Saturday, December 08, 2007

Scrooge: the rich man and Lazarus re-written

In my Christmas Cartoon Canon, alongside Grinch, Charlie Brown and Rudolph (all three of which Richard Beck at Experimental Theology has posted on in a lovely series on Christmas cartoon theology), is Mister Magoo's Christmas Carol. There are multiple classic versions of this Dickens story, of course, and the Muppet version is also part of the canon.

The Magoo version stands out for several reasons: there is a lot of dialogue verbatim from the original Dickens story, a possibly off-color pun on the name Dick at one point, occasional jokes worked in about Magoo's nearsightedness, and a quite extended scene with "the laundress, the charwoman and the undertaker" (see below)--an element quite often deleted from adaptations of the story as it is both narratively superfluous and kind of gruesome. (I inevitably wonder every time I see this part of the cartoon about the implications for estate sale practitioners...) And the whole third ghost sequence is undeniably kindof scary for a kid's cartoon. (Not a cartoon for Sophia, Joe!)

But mainly what I've been wondering lately is how deliberate Dickens might have been in crafting this story as a retelling of Jesus' story about the rich man and Lazarus the beggar. Remember that one? The rich guy ignores Lazarus, begging at his gate, and then they both die and in the afterlife are separated by an uncrossable chasm; the rich man, now in hell and who therefore understands that he should have been a lot better person, asks that someone go talk some sense into his five brothers so they don't end up in hell too. And the answer comes back: if they haven't listened to Moses and the prophets to begin with, neither will they be convinced even if someone rises from the dead.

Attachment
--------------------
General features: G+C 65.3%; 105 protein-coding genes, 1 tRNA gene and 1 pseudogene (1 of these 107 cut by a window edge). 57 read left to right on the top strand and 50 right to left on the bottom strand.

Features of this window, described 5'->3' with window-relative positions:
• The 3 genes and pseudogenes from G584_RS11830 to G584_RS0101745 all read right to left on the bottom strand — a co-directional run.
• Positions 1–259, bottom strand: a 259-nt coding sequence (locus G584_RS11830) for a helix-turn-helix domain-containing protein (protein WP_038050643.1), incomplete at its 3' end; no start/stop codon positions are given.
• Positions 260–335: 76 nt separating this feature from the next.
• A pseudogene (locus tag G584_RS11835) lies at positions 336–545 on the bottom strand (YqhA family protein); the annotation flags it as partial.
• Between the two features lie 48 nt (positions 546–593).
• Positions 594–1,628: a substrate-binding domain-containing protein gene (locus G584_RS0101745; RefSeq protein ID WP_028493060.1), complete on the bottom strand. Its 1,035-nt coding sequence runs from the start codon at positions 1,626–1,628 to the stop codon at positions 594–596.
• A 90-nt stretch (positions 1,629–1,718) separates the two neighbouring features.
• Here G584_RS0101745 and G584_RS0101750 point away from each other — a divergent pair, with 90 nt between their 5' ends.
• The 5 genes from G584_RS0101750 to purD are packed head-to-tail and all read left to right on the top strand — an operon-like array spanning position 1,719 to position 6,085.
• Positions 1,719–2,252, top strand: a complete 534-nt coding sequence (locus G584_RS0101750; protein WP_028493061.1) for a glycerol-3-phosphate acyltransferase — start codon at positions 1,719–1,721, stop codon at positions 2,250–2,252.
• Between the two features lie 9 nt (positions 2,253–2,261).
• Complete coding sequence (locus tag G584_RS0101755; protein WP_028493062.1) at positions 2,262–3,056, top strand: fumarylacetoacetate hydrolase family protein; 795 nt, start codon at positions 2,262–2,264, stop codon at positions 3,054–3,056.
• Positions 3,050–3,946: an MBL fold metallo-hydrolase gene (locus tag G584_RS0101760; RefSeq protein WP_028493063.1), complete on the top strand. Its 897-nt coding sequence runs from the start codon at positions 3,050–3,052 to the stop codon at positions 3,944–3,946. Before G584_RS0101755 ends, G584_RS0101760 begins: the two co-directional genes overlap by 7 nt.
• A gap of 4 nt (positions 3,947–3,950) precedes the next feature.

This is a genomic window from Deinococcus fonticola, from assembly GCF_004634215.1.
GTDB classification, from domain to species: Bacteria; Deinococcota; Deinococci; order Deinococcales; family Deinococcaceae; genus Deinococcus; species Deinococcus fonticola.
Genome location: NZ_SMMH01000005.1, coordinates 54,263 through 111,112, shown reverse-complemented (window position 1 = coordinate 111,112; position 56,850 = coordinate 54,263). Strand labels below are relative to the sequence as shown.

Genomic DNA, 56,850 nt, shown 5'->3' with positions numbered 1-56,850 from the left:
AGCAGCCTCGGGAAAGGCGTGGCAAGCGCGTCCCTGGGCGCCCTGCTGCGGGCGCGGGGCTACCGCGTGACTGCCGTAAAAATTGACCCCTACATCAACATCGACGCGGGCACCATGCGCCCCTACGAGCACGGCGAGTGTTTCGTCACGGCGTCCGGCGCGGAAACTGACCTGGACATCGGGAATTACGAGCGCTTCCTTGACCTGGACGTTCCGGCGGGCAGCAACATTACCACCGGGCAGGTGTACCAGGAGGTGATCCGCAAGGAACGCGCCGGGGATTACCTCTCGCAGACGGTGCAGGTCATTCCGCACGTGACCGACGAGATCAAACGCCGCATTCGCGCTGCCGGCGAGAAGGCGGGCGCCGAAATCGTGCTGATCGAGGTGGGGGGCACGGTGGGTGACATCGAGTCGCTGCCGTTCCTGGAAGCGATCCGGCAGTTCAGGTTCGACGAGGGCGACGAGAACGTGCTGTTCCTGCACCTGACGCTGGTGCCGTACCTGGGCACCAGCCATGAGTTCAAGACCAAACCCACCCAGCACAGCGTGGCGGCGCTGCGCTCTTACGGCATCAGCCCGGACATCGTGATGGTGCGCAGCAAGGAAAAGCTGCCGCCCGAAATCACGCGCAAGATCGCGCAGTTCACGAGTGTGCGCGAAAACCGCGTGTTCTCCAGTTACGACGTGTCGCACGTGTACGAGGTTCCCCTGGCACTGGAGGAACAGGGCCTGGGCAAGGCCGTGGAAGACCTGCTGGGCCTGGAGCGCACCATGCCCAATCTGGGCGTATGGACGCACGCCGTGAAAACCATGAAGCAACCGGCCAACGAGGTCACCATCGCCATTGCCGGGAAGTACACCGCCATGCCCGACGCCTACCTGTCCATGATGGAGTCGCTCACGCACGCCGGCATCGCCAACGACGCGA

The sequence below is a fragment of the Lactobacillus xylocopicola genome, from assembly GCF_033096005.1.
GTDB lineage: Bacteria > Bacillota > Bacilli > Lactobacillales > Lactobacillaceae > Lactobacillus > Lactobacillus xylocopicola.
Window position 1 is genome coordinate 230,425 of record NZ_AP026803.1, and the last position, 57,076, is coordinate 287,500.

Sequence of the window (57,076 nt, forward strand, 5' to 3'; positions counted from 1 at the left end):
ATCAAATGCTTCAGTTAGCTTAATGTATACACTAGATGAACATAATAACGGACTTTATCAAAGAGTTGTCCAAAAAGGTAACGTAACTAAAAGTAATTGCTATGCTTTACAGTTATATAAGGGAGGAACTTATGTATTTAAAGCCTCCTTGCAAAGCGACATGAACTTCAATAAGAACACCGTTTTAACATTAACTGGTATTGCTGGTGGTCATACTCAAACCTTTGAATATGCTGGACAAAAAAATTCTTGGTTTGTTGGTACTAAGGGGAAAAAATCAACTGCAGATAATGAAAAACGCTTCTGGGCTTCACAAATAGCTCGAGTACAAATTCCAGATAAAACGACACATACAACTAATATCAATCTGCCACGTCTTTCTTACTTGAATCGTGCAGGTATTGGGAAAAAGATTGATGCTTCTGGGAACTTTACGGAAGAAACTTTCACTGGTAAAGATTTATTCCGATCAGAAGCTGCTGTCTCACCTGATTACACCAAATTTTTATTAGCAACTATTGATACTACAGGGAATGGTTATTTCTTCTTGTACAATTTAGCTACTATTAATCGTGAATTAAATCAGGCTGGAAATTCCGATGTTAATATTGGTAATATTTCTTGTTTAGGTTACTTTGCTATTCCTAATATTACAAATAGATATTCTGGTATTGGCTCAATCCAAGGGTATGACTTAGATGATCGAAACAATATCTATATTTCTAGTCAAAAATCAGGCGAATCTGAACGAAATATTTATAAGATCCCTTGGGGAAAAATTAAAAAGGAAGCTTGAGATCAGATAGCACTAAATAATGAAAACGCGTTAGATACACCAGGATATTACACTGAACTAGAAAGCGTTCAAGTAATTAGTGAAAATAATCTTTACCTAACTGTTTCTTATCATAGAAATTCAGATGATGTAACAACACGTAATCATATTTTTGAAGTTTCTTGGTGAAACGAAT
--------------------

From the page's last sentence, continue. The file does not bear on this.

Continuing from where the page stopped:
And of course, that's the exact plot of Dickens' Christmas Carol: Marley comes back from the dead with a message to Scrooge to repent, or else. And Scrooge listens. And so the Carol is a mirror image of Jesus' story, where the answer is essentially a denial of the possibility of a Scrooge repentance. If Scrooge hasn't listened to Moses and the prophets, why should he listen to Marley and the three ghosts?

It's a hard answer and one I don't really like. I prefer the Dickens story, with the optimism and hope that everyone, even the most hardened and greedy and awful of us, can change given the chance...and that that chance will always be there. I guess the question is, which one is more true to life?

1 comment:

scoots said...

Great post. I read Dickens’ book for the first time a couple of years ago, and I wish I had caught on to this connection.

The Rich Man and Lazarus is an odd parable for Luke’s Gospel, considering that after Jesus rises from the dead, a lot of people *do* repent, in Acts 2. On the other hand, Luke and Acts have a recurring theme of people who blind themselves to the truth, and those are the ones who still rejected Jesus after he rose.

I imagine there are some people who can still see, and who just need their eyes redirected, and other people who are so blind or hard-hearted that they won’t ever turn, at least not without some traumatic experience.

Some people just need a flaw to be pointed out in order for them to want to change it, but Scrooge needed the equivalent of a full-blown psychoanalysis to rework how he had experienced his whole life. Or a more theological example of the same kind of thing is Les Miserables, where Jean Valjean’s entire mindset is transformed by his experience of an act of grace.